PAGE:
Did you include the recipe for our mother’s Fruit Salad? One brother asks me. Her Baked Pheasant? Another brother chimes in. Her Strawberry Shortcake? That’s my sister.
No, no, and no. Sorry, guys.
Although food is at the heart of my memoir, Lost Without the River, I didn’t want it to be a cookbook. I didn’t want to tell how to prepare the food, but rather how it came to be on our table. Of how my family planted, tilled, and harvested food from the fields, and plucked berries and vegetables from the woods and our garden. With work suspended for a short time, we sat down to dine on freshly picked sweet corn, heavenly whipped cream fluffed from the top of unpasteurized, non-homogenized milk that our grass-fed cows had produced, fish we’d caught in our river only minutes before. We savored each bite, acutely aware of the effort it had taken to get it onto our plates.
Each neighboring farmwife was known for her baking specialty. My mother’s? Her sweet rolls, heavily perfumed with cinnamon and dotted with not-too-sweet frosting, her pies, with fresh berries or fruit peeking through the crust of the flaky pastry shells, and her angel food cake topped with berries and some of that divine whipped cream.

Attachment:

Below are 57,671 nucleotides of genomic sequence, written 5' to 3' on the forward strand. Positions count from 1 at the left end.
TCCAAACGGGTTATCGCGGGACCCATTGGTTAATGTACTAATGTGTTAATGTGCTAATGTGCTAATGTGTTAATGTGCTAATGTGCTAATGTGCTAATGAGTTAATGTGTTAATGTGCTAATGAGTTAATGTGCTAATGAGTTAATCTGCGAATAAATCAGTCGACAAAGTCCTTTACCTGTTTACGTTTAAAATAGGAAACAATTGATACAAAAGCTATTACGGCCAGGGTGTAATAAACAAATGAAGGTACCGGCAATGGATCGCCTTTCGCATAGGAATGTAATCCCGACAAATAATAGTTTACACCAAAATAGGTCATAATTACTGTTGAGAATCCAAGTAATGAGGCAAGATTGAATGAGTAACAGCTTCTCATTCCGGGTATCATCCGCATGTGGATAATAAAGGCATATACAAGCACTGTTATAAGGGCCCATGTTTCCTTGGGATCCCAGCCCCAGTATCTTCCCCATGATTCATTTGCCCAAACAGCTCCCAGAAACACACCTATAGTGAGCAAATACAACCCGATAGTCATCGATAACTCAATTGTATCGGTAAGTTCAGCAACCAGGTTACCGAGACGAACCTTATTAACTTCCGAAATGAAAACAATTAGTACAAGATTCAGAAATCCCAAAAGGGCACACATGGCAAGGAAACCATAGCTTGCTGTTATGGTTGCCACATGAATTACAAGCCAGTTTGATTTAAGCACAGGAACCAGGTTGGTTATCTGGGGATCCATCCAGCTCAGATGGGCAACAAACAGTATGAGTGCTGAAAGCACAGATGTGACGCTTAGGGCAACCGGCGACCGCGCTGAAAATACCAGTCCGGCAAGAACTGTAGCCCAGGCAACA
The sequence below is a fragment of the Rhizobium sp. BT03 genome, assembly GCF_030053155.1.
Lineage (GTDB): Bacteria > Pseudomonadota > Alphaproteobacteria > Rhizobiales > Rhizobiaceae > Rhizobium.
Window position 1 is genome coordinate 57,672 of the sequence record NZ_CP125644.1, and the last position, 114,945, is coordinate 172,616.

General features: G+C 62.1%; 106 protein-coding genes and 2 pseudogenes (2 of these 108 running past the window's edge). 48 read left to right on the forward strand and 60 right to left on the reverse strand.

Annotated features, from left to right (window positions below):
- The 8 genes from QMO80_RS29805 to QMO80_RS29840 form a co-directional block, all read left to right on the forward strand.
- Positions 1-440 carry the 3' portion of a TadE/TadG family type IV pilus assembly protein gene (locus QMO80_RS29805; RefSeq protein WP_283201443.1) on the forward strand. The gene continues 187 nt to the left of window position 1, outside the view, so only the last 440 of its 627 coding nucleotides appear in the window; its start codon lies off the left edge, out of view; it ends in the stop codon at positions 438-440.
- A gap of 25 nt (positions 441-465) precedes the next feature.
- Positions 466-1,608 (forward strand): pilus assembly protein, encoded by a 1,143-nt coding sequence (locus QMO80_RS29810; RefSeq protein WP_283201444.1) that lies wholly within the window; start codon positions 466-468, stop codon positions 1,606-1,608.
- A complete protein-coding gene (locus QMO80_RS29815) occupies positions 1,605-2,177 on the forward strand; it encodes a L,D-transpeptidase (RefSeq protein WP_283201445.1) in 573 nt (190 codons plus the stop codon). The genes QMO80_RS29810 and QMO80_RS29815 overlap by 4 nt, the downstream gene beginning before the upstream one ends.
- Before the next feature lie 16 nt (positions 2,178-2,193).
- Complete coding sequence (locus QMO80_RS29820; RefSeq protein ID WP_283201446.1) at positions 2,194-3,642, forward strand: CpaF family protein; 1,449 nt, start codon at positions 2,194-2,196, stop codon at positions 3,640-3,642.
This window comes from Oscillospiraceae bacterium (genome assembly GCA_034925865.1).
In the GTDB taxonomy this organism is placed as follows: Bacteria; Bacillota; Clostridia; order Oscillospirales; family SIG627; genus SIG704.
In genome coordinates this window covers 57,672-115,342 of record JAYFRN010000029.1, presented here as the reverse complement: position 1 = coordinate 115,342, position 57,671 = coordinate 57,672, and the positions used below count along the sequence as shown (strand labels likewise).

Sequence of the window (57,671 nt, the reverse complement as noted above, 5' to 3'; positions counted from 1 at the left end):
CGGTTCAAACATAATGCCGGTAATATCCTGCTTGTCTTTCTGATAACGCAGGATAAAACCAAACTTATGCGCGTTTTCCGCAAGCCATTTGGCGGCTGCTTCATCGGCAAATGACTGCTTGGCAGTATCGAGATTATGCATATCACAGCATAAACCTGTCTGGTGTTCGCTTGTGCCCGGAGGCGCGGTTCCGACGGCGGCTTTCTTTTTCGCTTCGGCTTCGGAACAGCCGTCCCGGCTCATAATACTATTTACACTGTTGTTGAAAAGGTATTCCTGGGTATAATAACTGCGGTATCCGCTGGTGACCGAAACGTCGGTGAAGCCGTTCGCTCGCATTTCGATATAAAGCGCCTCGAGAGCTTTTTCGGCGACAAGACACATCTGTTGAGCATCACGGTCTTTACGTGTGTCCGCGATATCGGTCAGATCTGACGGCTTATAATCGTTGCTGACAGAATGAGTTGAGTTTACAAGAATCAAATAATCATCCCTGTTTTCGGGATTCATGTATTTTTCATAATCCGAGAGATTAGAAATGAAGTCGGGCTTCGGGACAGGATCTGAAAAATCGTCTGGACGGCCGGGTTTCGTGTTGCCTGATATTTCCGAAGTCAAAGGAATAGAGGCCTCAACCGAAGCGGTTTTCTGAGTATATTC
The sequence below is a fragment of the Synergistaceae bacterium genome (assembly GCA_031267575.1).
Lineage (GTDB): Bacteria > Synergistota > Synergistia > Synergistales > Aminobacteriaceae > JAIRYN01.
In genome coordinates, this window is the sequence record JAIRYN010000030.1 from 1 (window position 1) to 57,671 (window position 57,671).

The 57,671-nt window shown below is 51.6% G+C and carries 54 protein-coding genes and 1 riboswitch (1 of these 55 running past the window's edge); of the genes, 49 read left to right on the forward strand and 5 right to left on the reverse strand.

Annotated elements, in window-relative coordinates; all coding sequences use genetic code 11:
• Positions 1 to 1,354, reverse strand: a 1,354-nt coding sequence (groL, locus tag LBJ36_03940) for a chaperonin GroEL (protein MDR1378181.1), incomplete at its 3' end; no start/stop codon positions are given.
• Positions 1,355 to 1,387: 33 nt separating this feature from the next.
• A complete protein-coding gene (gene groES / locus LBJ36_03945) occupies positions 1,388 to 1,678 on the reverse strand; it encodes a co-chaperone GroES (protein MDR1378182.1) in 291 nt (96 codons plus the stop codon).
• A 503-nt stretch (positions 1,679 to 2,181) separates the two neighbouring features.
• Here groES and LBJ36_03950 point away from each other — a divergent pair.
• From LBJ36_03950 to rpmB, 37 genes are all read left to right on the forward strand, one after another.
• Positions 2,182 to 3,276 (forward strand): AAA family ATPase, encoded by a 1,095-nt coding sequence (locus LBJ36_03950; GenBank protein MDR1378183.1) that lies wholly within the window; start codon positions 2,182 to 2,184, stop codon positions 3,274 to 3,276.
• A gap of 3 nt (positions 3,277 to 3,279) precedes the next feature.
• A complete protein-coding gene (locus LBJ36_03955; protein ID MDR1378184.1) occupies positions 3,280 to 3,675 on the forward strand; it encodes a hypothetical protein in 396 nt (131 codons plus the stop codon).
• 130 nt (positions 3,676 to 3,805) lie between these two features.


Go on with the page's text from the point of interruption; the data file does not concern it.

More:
Now many decades after my mother opened the door of the wood-burning stove for the last time, when my siblings and I gather, at dining table or in a diner, and bread or dessert is served, the spirited conversation stops and immediately shifts to “Remember our mother’s ….”
So when you read Lost Without the River carefully, you may be able to learn how to reproduce my mother’s famous baked beans. At least, as well as I did.
And, if you‘re willing to search for wild plums and locate a wood-burning stove to bake your own bread, and then find cream with the thickness and flavor of ours, you just may be able to make a stone’s throw version of my mother’s famous wild plum cobbler. Good luck!
Thanks for stopping by to share your food for thought, Barbara!